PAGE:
This delightful village is set in idyllic countryside in the Chilterns, some 5 miles north-west of Marlow-on-Thames. The village consists of a lovely country pub - the Bull and Butcher -  a small village green, and a wonderful 12th-century church.

Clustered around the green and along the short High Street are some of the most attractive period cottages you can imagine; it is as if you have been transported back in time several centuries.

On the top of a high ridge overlooking the village is the dark outline of windmill, painted black around its base. This windmill was used for the film adaptation of Ian Fleming's Chitty Chitty Bang Bang. A footpath climbs from the village centre to the windmill, but it is a private dwelling, and not open to the public.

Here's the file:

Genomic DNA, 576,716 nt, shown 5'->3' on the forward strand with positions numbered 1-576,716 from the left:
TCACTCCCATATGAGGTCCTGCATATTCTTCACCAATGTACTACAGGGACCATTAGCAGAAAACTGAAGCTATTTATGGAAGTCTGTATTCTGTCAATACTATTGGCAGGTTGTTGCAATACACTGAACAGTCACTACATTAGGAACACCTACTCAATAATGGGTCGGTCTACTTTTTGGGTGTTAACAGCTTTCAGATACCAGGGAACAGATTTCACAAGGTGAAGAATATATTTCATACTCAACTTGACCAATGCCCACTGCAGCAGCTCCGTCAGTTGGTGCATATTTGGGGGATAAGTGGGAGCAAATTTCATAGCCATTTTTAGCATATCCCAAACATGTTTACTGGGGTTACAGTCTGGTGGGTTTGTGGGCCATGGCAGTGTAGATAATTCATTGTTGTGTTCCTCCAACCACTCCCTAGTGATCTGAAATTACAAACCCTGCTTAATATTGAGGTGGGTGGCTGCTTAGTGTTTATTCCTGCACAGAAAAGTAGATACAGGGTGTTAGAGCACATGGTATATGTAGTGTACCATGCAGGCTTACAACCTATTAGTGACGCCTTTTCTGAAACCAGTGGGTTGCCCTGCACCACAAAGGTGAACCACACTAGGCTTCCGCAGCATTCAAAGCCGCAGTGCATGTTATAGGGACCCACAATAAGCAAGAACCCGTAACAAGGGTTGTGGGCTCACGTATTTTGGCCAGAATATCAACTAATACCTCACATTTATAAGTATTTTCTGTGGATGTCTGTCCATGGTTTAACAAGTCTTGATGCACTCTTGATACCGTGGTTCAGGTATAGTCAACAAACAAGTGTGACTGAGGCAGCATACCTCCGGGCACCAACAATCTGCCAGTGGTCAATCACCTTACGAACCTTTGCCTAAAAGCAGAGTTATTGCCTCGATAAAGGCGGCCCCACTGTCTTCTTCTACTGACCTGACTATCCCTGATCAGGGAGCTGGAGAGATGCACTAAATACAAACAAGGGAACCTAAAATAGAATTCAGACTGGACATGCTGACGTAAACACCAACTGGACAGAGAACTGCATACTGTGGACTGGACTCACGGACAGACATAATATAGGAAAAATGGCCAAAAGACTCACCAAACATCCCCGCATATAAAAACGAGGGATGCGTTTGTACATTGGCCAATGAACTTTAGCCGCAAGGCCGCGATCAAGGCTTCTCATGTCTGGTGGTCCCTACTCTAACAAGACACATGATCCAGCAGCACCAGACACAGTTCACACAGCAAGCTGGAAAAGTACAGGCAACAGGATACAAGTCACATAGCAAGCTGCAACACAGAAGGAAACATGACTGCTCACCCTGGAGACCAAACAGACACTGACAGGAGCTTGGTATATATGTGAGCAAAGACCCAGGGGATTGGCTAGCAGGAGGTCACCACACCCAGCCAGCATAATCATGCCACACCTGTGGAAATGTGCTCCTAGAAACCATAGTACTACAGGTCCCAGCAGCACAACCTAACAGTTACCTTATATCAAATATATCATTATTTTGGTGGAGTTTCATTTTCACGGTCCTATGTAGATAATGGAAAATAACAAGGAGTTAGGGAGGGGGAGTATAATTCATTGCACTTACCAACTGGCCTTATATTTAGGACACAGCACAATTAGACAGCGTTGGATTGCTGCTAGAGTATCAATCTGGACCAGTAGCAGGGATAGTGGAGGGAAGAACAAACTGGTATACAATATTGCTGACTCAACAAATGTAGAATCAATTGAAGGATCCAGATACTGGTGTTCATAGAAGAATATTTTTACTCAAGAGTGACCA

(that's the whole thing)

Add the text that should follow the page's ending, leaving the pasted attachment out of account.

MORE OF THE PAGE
The church of St Mary dates to the 12th century and is built largely of local flint, with a squat west tower. Within the church is the marble memorial to William Perry, lord of the manor in Turville in the late 18th century, and great-grandfather of poet Percy Bysshe Shelley.

The Sleeping Girl of Turville

It is rare that a mysterious medical case makes the name of a quiet village into a national cause celebre, but such is the case with Turville. It was here in 1871 that Ellen Sadler, an 11-year-old daughter of a poor farm worker, fell into a deep sleep from which she did not awaken for nine years.

Despite medical scepticism, and repeated attempts to prove the affair a hoax, Ellen apparently slept on, fed on wine and gruel using the spout of a toy teapot. Ellen finally awoke in 1880 and went on to marry and have five children.